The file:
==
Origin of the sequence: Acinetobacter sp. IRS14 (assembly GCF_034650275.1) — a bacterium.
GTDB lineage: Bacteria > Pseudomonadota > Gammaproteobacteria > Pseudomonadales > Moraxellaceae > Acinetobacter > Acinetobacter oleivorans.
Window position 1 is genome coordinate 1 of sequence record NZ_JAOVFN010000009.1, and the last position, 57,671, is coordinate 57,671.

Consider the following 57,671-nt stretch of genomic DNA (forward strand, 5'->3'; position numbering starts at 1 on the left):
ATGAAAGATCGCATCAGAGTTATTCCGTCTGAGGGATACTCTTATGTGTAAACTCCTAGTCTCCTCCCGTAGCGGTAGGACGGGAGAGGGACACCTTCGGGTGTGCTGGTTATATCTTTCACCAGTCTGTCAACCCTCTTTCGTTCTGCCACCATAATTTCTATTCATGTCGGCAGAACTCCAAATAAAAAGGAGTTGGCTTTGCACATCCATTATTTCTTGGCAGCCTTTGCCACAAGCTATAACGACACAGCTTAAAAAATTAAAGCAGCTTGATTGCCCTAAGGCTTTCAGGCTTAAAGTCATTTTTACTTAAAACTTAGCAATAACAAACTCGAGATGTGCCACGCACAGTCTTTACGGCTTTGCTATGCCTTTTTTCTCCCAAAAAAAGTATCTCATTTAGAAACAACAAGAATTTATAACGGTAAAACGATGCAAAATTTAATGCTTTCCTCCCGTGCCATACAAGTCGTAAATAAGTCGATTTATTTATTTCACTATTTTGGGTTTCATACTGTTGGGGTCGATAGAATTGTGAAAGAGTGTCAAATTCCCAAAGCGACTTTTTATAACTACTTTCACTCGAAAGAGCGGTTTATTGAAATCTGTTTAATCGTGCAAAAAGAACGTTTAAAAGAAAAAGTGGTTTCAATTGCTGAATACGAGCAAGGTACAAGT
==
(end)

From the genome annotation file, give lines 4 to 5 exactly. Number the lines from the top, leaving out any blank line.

Consider the following 57,671-nt stretch of genomic DNA (forward strand, 5'->3'; position numbering starts at 1 on the left):
ATGAAAGATCGCATCAGAGTTATTCCGTCTGAGGGATACTCTTATGTGTAAACTCCTAGTCTCCTCCCGTAGCGGTAGGACGGGAGAGGGACACCTTCGGGTGTGCTGGTTATATCTTTCACCAGTCTGTCAACCCTCTTTCGTTCTGCCACCATAATTTCTATTCATGTCGGCAGAACTCCAAATAAAAAGGAGTTGGCTTTGCACATCCATTATTTCTTGGCAGCCTTTGCCACAAGCTATAACGACACAGCTTAAAAAATTAAAGCAGCTTGATTGCCCTAAGGCTTTCAGGCTTAAAGTCATTTTTACTTAAAACTTAGCAATAACAAACTCGAGATGTGCCACGCACAGTCTTTACGGCTTTGCTATGCCTTTTTTCTCCCAAAAAAAGTATCTCATTTAGAAACAACAAGAATTTATAACGGTAAAACGATGCAAAATTTAATGCTTTCCTCCCGTGCCATACAAGTCGTAAATAAGTCGATTTATTTATTTCACTATTTTGGGTTTCATACTGTTGGGGTCGATAGAATTGTGAAAGAGTGTCAAATTCCCAAAGCGACTTTTTATAACTACTTTCACTCGAAAGAGCGGTTTATTGAAATCTGTTTAATCGTGCAAAAAGAACGTTTAAAAGAAAAAGTGGTTTCAATTGCTGAATACGAGCAAGGTACAAGT